Here are other “shots” from the same day.

Here is another posting about the Finger Lakes of New York State.

Copyright 2021 Michael Stephen Wills All Rights Reserved

Blooms: Hosta and Echinacea

Hosta and Echinacea Blooms in a summer dawn

My wife, Pam, requested photographs of her hosta taken in the first sun of a summer day. Just after the sun broke the clouds this Summer 2017 morning I had the Manfrotto tripod set up, the Canon mounted with my new EF 50 mm 1:1.2 L, and this is the result.

Overview of the hosta and blooms. These are also called Plaintain Lilies. Over the years, Pam has propagated three plants by splitting them and replanting. In 2016r we invested in a fence around the front yard to prevent the deer from browsing them to the ground. In pandemic year 2020, Summer, another fence was installed for the backyard. Pam plans more hosta propagation in celebration.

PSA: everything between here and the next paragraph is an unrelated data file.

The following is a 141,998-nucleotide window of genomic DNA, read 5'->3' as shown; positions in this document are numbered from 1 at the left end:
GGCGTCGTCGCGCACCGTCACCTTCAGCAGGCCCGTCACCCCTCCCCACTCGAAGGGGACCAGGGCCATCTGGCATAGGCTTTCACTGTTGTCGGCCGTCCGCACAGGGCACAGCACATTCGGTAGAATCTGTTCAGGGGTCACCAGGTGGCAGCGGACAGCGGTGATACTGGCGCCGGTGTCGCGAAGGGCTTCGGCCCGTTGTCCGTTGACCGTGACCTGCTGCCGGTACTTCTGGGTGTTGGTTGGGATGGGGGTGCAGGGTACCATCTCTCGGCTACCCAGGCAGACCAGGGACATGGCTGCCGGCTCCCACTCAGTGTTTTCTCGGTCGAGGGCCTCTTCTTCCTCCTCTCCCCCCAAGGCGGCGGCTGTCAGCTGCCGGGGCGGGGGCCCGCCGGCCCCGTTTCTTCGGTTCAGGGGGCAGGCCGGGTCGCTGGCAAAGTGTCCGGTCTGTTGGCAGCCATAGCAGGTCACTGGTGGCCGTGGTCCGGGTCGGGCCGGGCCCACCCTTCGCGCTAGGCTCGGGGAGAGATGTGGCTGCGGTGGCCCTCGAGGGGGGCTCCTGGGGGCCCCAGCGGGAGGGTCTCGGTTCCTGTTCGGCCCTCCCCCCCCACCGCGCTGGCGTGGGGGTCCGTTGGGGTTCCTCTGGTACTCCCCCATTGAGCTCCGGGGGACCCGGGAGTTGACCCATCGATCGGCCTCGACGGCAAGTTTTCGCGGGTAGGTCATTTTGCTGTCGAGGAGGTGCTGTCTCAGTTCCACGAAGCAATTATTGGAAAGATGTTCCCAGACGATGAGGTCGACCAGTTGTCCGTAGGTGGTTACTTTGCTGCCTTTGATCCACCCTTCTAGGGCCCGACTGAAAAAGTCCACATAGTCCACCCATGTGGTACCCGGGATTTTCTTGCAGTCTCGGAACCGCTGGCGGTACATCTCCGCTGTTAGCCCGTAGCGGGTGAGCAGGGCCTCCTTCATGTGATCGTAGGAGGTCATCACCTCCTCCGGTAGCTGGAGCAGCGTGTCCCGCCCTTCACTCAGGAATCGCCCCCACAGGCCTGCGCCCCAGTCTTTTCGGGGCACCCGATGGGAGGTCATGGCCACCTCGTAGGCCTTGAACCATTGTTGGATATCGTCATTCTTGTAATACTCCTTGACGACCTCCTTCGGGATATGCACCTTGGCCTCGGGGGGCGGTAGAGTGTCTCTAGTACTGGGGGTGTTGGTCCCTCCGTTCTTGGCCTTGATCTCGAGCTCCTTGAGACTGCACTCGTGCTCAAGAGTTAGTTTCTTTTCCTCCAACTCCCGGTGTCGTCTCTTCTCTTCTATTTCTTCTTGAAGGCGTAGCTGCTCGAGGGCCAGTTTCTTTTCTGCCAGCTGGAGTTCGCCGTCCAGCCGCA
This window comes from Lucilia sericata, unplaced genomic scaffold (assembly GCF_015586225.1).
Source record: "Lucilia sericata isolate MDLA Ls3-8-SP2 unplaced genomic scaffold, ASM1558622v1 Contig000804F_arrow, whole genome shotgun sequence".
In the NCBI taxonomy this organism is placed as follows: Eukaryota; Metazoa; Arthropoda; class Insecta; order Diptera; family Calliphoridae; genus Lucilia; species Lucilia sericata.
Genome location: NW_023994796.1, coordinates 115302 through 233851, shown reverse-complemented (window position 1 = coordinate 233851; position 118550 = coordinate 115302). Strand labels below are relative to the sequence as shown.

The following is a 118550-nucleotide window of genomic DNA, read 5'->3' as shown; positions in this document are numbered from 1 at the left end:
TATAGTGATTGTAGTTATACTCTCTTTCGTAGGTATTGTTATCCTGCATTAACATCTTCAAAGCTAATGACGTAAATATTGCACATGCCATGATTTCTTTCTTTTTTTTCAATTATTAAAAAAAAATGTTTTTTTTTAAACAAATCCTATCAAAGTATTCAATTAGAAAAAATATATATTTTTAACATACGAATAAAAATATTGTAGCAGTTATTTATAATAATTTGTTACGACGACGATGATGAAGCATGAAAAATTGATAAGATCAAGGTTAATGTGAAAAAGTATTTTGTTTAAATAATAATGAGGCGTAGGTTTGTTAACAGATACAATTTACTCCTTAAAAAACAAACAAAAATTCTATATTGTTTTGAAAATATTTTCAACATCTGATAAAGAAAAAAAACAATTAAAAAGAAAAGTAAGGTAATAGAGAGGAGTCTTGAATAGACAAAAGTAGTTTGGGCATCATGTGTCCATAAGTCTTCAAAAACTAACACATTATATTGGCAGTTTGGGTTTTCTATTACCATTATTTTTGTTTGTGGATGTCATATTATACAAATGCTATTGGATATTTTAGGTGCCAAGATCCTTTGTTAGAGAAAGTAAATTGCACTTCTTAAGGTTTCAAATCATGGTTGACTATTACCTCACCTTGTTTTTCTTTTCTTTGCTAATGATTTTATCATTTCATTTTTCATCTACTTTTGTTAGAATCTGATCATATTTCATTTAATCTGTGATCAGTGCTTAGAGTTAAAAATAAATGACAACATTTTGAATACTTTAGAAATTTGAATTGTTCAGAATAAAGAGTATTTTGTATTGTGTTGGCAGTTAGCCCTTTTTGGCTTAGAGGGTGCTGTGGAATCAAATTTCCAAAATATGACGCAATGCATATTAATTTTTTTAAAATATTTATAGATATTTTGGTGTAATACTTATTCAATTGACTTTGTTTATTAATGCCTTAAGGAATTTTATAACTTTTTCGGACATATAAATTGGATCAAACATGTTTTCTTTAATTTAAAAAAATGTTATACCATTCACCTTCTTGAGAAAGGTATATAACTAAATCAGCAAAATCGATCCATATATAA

Study of hosta flowers.

Purple cone flowers, aka Echinacea.
HostaEchinacea-0093

Copyright 2021 Michael Stephen Wills All Rights Reserved

Around the Kiva

a fascinating lecture

This diverse group of fifty three individuals are gathered around a kiva of the Mesa Verde Cliff palace on a July afternoon.

Click Link to view this work in my Online Gallery

Interested in Ruins? Here is another interesting post, “Loughan Bay Ruins, County Antrim, Ireland.”

Copyright 2021All Rights Reserved Michael Stephen Wills